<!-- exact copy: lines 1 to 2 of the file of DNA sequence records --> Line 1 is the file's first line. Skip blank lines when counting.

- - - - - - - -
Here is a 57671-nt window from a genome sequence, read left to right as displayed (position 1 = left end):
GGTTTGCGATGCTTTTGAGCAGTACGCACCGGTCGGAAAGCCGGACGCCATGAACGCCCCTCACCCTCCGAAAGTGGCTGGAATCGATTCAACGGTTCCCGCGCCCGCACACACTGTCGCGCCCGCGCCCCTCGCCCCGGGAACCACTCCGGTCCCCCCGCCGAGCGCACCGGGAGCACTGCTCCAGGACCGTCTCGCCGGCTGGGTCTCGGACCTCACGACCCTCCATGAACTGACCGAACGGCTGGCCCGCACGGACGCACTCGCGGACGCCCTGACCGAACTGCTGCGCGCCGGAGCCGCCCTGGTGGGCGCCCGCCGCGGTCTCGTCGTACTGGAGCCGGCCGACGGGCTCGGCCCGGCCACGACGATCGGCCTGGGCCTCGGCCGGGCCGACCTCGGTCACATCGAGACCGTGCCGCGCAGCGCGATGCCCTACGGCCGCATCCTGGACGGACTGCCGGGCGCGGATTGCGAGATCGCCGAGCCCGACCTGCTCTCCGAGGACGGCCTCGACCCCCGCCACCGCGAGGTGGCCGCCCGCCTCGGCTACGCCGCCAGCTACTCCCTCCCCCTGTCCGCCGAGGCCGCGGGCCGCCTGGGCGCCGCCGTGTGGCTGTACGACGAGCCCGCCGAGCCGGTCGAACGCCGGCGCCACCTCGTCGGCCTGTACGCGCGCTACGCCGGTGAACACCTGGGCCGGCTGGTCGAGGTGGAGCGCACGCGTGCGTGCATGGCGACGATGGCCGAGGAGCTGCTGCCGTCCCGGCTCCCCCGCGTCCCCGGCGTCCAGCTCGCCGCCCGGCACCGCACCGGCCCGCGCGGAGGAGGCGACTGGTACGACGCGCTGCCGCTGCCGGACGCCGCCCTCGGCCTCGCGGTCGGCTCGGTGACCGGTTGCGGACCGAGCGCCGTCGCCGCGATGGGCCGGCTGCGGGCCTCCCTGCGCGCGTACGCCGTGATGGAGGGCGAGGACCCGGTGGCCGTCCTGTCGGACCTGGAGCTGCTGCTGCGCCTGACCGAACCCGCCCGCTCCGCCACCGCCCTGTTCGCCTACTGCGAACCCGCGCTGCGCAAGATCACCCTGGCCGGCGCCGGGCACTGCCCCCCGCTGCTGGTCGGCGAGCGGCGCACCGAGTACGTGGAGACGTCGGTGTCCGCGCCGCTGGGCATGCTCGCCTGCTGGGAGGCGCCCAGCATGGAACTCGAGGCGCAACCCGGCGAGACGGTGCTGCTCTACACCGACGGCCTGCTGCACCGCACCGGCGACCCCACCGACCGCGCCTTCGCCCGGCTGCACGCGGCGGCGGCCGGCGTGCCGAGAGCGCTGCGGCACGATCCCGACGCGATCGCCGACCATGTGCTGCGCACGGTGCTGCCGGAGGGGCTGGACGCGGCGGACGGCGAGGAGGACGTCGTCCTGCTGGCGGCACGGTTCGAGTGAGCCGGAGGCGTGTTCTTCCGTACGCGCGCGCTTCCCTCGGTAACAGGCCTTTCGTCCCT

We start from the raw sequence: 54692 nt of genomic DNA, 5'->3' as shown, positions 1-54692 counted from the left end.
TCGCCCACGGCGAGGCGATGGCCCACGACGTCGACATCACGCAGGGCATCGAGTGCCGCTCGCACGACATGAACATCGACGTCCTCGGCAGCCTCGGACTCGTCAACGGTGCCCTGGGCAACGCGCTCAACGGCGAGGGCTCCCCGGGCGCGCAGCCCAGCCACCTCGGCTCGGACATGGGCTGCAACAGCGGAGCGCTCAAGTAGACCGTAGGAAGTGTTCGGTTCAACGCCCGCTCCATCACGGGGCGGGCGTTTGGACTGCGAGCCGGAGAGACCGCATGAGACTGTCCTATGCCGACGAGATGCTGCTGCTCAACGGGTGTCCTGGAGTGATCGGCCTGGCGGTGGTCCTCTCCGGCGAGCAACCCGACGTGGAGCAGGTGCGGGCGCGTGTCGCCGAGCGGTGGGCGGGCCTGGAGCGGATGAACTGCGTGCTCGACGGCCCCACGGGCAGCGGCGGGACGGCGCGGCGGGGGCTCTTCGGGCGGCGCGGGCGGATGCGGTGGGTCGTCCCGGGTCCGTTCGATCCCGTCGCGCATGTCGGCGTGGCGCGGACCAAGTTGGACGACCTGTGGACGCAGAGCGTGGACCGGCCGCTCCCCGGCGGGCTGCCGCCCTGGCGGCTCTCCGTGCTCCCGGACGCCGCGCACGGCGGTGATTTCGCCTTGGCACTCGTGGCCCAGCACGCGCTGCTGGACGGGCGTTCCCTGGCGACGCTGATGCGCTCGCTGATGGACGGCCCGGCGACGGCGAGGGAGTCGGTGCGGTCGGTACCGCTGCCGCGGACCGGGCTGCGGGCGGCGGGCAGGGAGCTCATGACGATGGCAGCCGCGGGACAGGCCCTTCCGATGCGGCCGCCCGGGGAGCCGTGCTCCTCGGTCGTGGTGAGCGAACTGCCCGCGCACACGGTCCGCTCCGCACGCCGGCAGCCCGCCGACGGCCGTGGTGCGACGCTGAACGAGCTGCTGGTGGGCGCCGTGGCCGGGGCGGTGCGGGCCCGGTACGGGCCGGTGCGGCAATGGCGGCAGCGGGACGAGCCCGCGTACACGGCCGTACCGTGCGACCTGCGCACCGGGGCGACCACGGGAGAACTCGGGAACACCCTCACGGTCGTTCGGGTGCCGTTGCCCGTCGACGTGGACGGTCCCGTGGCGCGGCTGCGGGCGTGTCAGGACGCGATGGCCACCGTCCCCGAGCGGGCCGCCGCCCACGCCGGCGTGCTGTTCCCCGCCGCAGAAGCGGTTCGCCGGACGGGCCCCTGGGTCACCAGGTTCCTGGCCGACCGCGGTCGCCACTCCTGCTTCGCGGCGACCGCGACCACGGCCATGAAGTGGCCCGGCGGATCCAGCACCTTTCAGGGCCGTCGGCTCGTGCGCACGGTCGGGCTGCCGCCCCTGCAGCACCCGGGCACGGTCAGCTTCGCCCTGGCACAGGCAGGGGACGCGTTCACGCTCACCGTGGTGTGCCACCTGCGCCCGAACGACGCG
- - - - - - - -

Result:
Here is a 57671-nt window from a genome sequence, read left to right as displayed (position 1 = left end):
GGTTTGCGATGCTTTTGAGCAGTACGCACCGGTCGGAAAGCCGGACGCCATGAACGCCCCTCACCCTCCGAAAGTGGCTGGAATCGATTCAACGGTTCCCGCGCCCGCACACACTGTCGCGCCCGCGCCCCTCGCCCCGGGAACCACTCCGGTCCCCCCGCCGAGCGCACCGGGAGCACTGCTCCAGGACCGTCTCGCCGGCTGGGTCTCGGACCTCACGACCCTCCATGAACTGACCGAACGGCTGGCCCGCACGGACGCACTCGCGGACGCCCTGACCGAACTGCTGCGCGCCGGAGCCGCCCTGGTGGGCGCCCGCCGCGGTCTCGTCGTACTGGAGCCGGCCGACGGGCTCGGCCCGGCCACGACGATCGGCCTGGGCCTCGGCCGGGCCGACCTCGGTCACATCGAGACCGTGCCGCGCAGCGCGATGCCCTACGGCCGCATCCTGGACGGACTGCCGGGCGCGGATTGCGAGATCGCCGAGCCCGACCTGCTCTCCGAGGACGGCCTCGACCCCCGCCACCGCGAGGTGGCCGCCCGCCTCGGCTACGCCGCCAGCTACTCCCTCCCCCTGTCCGCCGAGGCCGCGGGCCGCCTGGGCGCCGCCGTGTGGCTGTACGACGAGCCCGCCGAGCCGGTCGAACGCCGGCGCCACCTCGTCGGCCTGTACGCGCGCTACGCCGGTGAACACCTGGGCCGGCTGGTCGAGGTGGAGCGCACGCGTGCGTGCATGGCGACGATGGCCGAGGAGCTGCTGCCGTCCCGGCTCCCCCGCGTCCCCGGCGTCCAGCTCGCCGCCCGGCACCGCACCGGCCCGCGCGGAGGAGGCGACTGGTACGACGCGCTGCCGCTGCCGGACGCCGCCCTCGGCCTCGCGGTCGGCTCGGTGACCGGTTGCGGACCGAGCGCCGTCGCCGCGATGGGCCGGCTGCGGGCCTCCCTGCGCGCGTACGCCGTGATGGAGGGCGAGGACCCGGTGGCCGTCCTGTCGGACCTGGAGCTGCTGCTGCGCCTGACCGAACCCGCCCGCTCCGCCACCGCCCTGTTCGCCTACTGCGAACCCGCGCTGCGCAAGATCACCCTGGCCGGCGCCGGGCACTGCCCCCCGCTGCTGGTCGGCGAGCGGCGCACCGAGTACGTGGAGACGTCGGTGTCCGCGCCGCTGGGCATGCTCGCCTGCTGGGAGGCGCCCAGCATGGAACTCGAGGCGCAACCCGGCGAGACGGTGCTGCTCTACACCGACGGCCTGCTGCACCGCACCGGCGACCCCACCGACCGCGCCTTCGCCCGGCTGCACGCGGCGGCGGCCGGCGTGCCGAGAGCGCTGCGGCACGATCCCGACGCGATCGCCGACCATGTGCTGCGCACGGTGCTGCCGGAGGGGCTGGACGCGGCGGACGGCGAGGAGGACGTCGTCCTGCTGGCGGCACGGTTCGAGTGAGCCGGAGGCGTGTTCTTCCGTACGCGCGCGCTTCCCTCGGTAACAGGCCTTTCGTCCCT